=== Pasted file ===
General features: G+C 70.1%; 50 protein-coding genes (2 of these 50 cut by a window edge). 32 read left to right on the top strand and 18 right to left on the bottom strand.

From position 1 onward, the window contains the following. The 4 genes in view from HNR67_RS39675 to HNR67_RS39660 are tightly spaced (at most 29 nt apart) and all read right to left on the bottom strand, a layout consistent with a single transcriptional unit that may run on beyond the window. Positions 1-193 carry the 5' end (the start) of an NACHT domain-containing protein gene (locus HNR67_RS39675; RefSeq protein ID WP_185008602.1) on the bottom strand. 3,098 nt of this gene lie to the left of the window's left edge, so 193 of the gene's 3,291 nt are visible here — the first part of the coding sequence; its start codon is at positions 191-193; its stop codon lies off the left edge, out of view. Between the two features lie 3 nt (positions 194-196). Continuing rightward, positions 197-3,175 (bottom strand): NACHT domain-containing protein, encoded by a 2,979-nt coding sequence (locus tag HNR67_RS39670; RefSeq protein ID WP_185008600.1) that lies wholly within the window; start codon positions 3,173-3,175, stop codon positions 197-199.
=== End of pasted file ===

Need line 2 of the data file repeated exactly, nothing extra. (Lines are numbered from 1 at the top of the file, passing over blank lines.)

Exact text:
From position 1 onward, the window contains the following. The 4 genes in view from HNR67_RS39675 to HNR67_RS39660 are tightly spaced (at most 29 nt apart) and all read right to left on the bottom strand, a layout consistent with a single transcriptional unit that may run on beyond the window. Positions 1-193 carry the 5' end (the start) of an NACHT domain-containing protein gene (locus HNR67_RS39675; RefSeq protein ID WP_185008602.1) on the bottom strand. 3,098 nt of this gene lie to the left of the window's left edge, so 193 of the gene's 3,291 nt are visible here — the first part of the coding sequence; its start codon is at positions 191-193; its stop codon lies off the left edge, out of view. Between the two features lie 3 nt (positions 194-196). Continuing rightward, positions 197-3,175 (bottom strand): NACHT domain-containing protein, encoded by a 2,979-nt coding sequence (locus tag HNR67_RS39670; RefSeq protein ID WP_185008600.1) that lies wholly within the window; start codon positions 3,173-3,175, stop codon positions 197-199.